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Box office: So-so financial returns plague 'Exodus'

Despite finally getting new, giant films, audiences again largely stayed home.
Exodus

Christian Bale and a very bronze Joel Edgerton play Moses and Ramses in the BiblicKerry Brown

After an entire weekend with no real new movies to see, Hollywood finally woke up and gave America two. And yet audiences still largely stayed away from theaters. Yes, “Exodus: Gods and Kings” — after “Noah,” the year’s other full-on Biblical epic, this one retelling the tale of Moses (Christian Bale) — bumped “The Hunger Games: Mockingjay — Part 1” from its hold on the top of the box office. But it only scared up $24.5 million — not so hot considering the budget was somewhere around $140 million.

In addition to modest returns, “Exodus” also presently stands at a weak 28 percent on Rotten Tomatoes and a B- from Cinemascore, which tallies audience responses. The major complaints? That it’s pretty dullsville, with the exception of some cool plagues and Red Sea parting. (Surely the depiction of God as an actual petulant child didn’t go over so well with much of its target audience, though.)

Longtime box office champ “Mockingjay” still held on at $13.2 million, which brought its total to $277.4 million. It’s still going semi-strong, but it’s highly unlikely it will get anywhere close to the $424 million predecessor “Catching Fire” netted last year. That might have less to do with waning interest than in this new chapter featuring its star shooting a single arrow and largely anguishing over the miseries of waging revolution. Stuff will blow up real good in next year’s “Mockingjay — Part 2,” for sure.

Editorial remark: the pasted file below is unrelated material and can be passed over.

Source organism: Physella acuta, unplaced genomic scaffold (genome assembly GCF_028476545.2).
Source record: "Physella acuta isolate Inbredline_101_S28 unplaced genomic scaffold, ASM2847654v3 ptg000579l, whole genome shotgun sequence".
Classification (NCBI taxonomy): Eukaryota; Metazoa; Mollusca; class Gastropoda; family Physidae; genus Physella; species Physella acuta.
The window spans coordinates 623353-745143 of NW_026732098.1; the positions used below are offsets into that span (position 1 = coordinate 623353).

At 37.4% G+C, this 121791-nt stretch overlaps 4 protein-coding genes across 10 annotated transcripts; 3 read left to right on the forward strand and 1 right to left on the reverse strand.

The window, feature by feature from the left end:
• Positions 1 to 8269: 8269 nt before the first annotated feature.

The weekend’s other major new release, Chris Rock’s “Top Five,” opened at number only four, with a mere $7.2 million in returns — this despite glowing reviews and the recent viral explosion of Rock’s comments on race, Obama and Ferguson. It did great for its budget of $5 million, though it was sold to Paramount for a steep $12 million, who perhaps expected bigger fanfare. Perhaps it will have word-of-mouth staying power (and psst: it’s really good).

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Elsewhere, “Penguins of Madagascar” narrowly trumped “Top Five” with $7.3 million, for the third spot, while “Big Hero 6” grabbed fifth with $6.1 million.

In limited release, “Inherent Vice” — Paul Thomas Anderson’s daredevil Thomas Pynchon adaptation, starring Joaquin Phoenix — had a huge debut, raking in $330,000 from only six theaters, translating into a potent $66,000 per screen average. That’s the fifth highest average of the year, with the top spot still going to “The Grand Budapest Hotel.”

Top 5 earners:

1 ‘Exodus: Gods and Kings’ $24.5 million
2 ‘The Hunger Games: Mockingjay — Part 1’ $13.2 million
3 ‘Penguins of Madagascar’ $7.3 million
4 ‘Top Five’ $7.2 million
5 ‘Big Hero 6’ $6.1 million

 
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